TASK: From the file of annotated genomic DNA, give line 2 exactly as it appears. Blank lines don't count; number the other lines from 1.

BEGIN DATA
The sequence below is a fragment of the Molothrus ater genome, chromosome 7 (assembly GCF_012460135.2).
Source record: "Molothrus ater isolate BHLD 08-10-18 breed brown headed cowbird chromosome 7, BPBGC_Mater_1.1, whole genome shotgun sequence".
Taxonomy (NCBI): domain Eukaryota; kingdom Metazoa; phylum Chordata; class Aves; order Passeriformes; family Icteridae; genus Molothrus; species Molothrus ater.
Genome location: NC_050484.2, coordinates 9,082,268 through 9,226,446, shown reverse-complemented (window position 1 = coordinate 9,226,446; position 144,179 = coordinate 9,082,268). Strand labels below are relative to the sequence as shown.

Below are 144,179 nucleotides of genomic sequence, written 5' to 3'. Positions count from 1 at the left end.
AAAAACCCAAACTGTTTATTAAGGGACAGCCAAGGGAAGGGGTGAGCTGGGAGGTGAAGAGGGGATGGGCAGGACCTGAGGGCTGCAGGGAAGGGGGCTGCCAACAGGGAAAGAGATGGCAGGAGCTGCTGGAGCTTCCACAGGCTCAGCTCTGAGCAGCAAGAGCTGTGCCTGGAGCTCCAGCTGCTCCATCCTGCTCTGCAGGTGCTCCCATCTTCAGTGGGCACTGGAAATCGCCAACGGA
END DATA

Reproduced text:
Source record: "Molothrus ater isolate BHLD 08-10-18 breed brown headed cowbird chromosome 7, BPBGC_Mater_1.1, whole genome shotgun sequence".